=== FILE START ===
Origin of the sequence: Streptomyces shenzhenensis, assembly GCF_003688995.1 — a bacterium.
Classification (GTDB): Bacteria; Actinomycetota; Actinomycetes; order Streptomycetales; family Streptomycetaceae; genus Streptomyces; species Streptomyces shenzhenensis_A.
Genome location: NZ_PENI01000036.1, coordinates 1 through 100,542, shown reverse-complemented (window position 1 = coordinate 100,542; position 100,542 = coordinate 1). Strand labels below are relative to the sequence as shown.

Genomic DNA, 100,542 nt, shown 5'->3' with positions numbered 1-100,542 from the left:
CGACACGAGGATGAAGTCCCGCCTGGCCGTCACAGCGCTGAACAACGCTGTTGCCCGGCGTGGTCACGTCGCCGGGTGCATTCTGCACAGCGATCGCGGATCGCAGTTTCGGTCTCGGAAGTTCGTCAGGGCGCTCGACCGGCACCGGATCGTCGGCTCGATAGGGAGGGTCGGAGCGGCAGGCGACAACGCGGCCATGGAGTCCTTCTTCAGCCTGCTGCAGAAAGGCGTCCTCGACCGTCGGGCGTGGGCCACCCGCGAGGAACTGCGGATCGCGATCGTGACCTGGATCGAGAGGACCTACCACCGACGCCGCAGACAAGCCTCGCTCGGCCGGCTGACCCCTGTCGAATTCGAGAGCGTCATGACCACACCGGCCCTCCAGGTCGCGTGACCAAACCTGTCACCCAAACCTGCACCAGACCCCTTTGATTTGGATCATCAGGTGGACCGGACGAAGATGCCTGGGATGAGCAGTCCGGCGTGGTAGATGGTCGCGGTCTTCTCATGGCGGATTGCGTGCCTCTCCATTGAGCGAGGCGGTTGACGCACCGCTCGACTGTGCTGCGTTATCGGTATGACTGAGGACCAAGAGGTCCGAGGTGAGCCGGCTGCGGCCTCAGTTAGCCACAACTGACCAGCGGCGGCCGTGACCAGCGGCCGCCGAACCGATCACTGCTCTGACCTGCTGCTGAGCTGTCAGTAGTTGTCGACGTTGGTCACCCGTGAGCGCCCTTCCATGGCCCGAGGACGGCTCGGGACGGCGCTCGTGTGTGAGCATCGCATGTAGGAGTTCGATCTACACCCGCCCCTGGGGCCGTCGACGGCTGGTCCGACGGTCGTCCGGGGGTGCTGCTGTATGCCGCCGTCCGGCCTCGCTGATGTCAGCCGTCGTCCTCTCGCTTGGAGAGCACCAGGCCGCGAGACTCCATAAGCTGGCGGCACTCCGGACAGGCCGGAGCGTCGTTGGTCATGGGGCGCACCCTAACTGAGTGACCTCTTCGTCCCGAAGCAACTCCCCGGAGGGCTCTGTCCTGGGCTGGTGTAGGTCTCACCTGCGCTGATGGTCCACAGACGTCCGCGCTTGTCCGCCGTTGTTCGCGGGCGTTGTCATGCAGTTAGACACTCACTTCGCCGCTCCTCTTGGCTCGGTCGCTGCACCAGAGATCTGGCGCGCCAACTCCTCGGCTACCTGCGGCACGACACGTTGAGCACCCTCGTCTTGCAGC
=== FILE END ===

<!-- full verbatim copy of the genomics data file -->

Origin of the sequence: Streptomyces shenzhenensis, assembly GCF_003688995.1 — a bacterium.
Classification (GTDB): Bacteria; Actinomycetota; Actinomycetes; order Streptomycetales; family Streptomycetaceae; genus Streptomyces; species Streptomyces shenzhenensis_A.
Genome location: NZ_PENI01000036.1, coordinates 1 through 100,542, shown reverse-complemented (window position 1 = coordinate 100,542; position 100,542 = coordinate 1). Strand labels below are relative to the sequence as shown.

Genomic DNA, 100,542 nt, shown 5'->3' with positions numbered 1-100,542 from the left:
CGACACGAGGATGAAGTCCCGCCTGGCCGTCACAGCGCTGAACAACGCTGTTGCCCGGCGTGGTCACGTCGCCGGGTGCATTCTGCACAGCGATCGCGGATCGCAGTTTCGGTCTCGGAAGTTCGTCAGGGCGCTCGACCGGCACCGGATCGTCGGCTCGATAGGGAGGGTCGGAGCGGCAGGCGACAACGCGGCCATGGAGTCCTTCTTCAGCCTGCTGCAGAAAGGCGTCCTCGACCGTCGGGCGTGGGCCACCCGCGAGGAACTGCGGATCGCGATCGTGACCTGGATCGAGAGGACCTACCACCGACGCCGCAGACAAGCCTCGCTCGGCCGGCTGACCCCTGTCGAATTCGAGAGCGTCATGACCACACCGGCCCTCCAGGTCGCGTGACCAAACCTGTCACCCAAACCTGCACCAGACCCCTTTGATTTGGATCATCAGGTGGACCGGACGAAGATGCCTGGGATGAGCAGTCCGGCGTGGTAGATGGTCGCGGTCTTCTCATGGCGGATTGCGTGCCTCTCCATTGAGCGAGGCGGTTGACGCACCGCTCGACTGTGCTGCGTTATCGGTATGACTGAGGACCAAGAGGTCCGAGGTGAGCCGGCTGCGGCCTCAGTTAGCCACAACTGACCAGCGGCGGCCGTGACCAGCGGCCGCCGAACCGATCACTGCTCTGACCTGCTGCTGAGCTGTCAGTAGTTGTCGACGTTGGTCACCCGTGAGCGCCCTTCCATGGCCCGAGGACGGCTCGGGACGGCGCTCGTGTGTGAGCATCGCATGTAGGAGTTCGATCTACACCCGCCCCTGGGGCCGTCGACGGCTGGTCCGACGGTCGTCCGGGGGTGCTGCTGTATGCCGCCGTCCGGCCTCGCTGATGTCAGCCGTCGTCCTCTCGCTTGGAGAGCACCAGGCCGCGAGACTCCATAAGCTGGCGGCACTCCGGACAGGCCGGAGCGTCGTTGGTCATGGGGCGCACCCTAACTGAGTGACCTCTTCGTCCCGAAGCAACTCCCCGGAGGGCTCTGTCCTGGGCTGGTGTAGGTCTCACCTGCGCTGATGGTCCACAGACGTCCGCGCTTGTCCGCCGTTGTTCGCGGGCGTTGTCATGCAGTTAGACACTCACTTCGCCGCTCCTCTTGGCTCGGTCGCTGCACCAGAGATCTGGCGCGCCAACTCCTCGGCTACCTGCGGCACGACACGTTGAGCACCCTCGTCTTGCAGC